You're not likely to face those kinds of problems during a suborbital spaceflight, which would last just a couple of hours at most. But Clark said even short space jaunts could bring heightened hazards. The big concern is space sickness - the type of nausea that two-thirds of astronauts feel during spaceflight. One case was so bad that an astronaut vomited right in the spacesuit, Clark said.

"It's really the G-transitions that get to you," Clark said. For suborbital flights, passengers may experience 3 G's of acceleration going up and as many as 5 G's coming down, contributing to that sinking feeling. Even a quick up-and-down could leave you vulnerable to Earth readaptation syndrome, the sense that you've lost your "land legs."

"After short-duration flights, it's not unexpected for people to be unable to get out" of their spaceship, Clark said.

Even if you don't get literally sick to your stomach, you may feel a less dramatic motion-sickness effect known as sopite syndrome, characterized by lethargy, mental dullness and disorientation. Many astronauts have noticed this effect - which they call "mental viscosity" or "the space stupids." (Sopite syndrome is also thought to be what's behind rocking a baby to sleep, as well as virtual-reality cybersickness and simulator syndrome.)

"This sopite syndrome could occur in suborbital flights," Clark said. And that would be a bummer for people who have paid $200,000 or more for what they hoped would be the ride of a lifetime.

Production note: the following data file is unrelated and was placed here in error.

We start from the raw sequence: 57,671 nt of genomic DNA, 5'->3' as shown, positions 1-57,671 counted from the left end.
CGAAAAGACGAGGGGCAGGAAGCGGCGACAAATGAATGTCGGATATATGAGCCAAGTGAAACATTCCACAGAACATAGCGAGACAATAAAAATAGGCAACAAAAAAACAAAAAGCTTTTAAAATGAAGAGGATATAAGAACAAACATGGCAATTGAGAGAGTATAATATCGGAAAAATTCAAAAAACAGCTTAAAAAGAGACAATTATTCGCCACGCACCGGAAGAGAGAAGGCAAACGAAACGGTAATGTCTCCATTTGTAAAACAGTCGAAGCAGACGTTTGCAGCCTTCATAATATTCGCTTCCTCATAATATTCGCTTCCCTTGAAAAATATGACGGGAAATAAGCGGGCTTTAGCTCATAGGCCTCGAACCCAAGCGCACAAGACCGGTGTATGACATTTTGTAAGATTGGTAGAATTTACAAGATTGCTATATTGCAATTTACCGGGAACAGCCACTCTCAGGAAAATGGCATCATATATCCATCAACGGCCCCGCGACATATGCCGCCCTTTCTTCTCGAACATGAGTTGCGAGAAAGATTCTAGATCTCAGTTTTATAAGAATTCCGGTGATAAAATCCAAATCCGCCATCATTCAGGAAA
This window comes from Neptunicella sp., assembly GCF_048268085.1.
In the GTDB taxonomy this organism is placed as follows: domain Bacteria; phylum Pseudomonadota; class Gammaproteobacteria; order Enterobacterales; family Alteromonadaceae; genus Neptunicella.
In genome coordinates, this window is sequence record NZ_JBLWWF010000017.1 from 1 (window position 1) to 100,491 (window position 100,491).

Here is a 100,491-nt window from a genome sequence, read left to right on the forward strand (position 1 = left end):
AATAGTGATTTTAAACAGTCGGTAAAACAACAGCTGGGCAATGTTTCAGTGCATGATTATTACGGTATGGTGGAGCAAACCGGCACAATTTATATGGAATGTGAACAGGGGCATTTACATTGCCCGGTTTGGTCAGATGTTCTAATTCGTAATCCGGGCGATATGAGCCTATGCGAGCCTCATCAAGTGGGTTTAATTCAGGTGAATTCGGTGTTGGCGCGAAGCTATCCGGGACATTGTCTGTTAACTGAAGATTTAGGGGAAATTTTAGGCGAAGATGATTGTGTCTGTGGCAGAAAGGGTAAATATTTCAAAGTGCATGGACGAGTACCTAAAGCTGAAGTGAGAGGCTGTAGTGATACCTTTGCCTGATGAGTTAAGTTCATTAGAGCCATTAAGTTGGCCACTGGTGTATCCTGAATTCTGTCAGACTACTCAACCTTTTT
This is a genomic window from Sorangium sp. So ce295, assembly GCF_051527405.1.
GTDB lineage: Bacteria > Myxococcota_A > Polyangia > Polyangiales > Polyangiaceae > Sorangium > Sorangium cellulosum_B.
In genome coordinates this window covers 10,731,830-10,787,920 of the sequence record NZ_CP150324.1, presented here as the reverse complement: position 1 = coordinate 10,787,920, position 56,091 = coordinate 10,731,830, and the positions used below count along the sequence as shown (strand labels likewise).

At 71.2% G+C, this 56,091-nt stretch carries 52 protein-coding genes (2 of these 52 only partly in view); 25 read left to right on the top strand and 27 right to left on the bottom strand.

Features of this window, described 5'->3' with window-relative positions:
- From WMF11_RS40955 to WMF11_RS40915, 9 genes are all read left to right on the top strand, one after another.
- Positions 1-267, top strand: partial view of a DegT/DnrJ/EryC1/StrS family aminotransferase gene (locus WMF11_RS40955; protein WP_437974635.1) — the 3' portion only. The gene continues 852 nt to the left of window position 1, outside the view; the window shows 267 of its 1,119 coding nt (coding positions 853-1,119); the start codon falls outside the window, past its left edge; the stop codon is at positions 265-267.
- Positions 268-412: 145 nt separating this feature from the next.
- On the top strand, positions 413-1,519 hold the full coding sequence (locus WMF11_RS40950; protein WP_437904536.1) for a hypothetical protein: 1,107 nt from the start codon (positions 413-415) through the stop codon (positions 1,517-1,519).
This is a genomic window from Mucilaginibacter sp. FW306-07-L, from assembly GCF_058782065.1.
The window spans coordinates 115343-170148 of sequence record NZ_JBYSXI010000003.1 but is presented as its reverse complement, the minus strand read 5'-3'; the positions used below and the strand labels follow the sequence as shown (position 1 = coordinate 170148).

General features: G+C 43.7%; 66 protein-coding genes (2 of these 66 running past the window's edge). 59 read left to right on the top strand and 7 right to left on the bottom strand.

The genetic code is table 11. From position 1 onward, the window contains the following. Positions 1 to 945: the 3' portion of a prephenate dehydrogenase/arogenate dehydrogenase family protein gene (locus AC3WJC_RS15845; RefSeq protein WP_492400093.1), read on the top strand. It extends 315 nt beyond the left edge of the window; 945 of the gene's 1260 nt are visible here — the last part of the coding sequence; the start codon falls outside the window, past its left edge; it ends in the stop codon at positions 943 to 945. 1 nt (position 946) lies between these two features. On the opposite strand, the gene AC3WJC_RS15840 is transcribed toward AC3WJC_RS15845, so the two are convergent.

When those paying passengers line up for spaceflights, they'll have to sign an informed-consent form required by the Federal Aviation Administration. To be truly informed, they'll have to know a little something about spaceflight in general as well as about the safety record of the particular spaceship they're boarding, Clark said. And that means a half-century of spaceflight medical study - including the wrong stuff - will have to be compressed into a digestible form. 

"I don't think people truly have an understanding of the risks involved," Clark said.

So how do you prepare for a spaceflight? How do you know how the ups-and-downs will feel? Virgin Galactic, the suborbital space tourism venture backed by British billionaire Richard Branson, is already setting up a medical information and screening system to get its first fliers ready to launch.

Virgin Galactic is on the verge of offering centrifuge spins to its customers as a way of acclimating them to the accelerations they'll face during spaceflight (and finding out whether they can actually take the G's). During the ISDC meeting, the company's vice president of operations, Alex Tai, told me he wasn't quite ready to reveal where the centrifuge sessions would be offered - but he said the space medical services would be handled through a collaboration.

It's worth noting that Virgin Galactic is already working on medical issues with Wyle Laboratories, which provides medical services for NASA and operates a commercial spaceflight training facility (including a centrifuge) in San Antonio. Coincidentally, Wyle just announced the establishment of a "collaborative space medicine program." Stay tuned. ...

Earlier posts from the ISDC: Mars drama takes new turns ... Space diving and other coming attractions in space ... Space tourism gets down-to-earth ... Dude, where's my spaceship?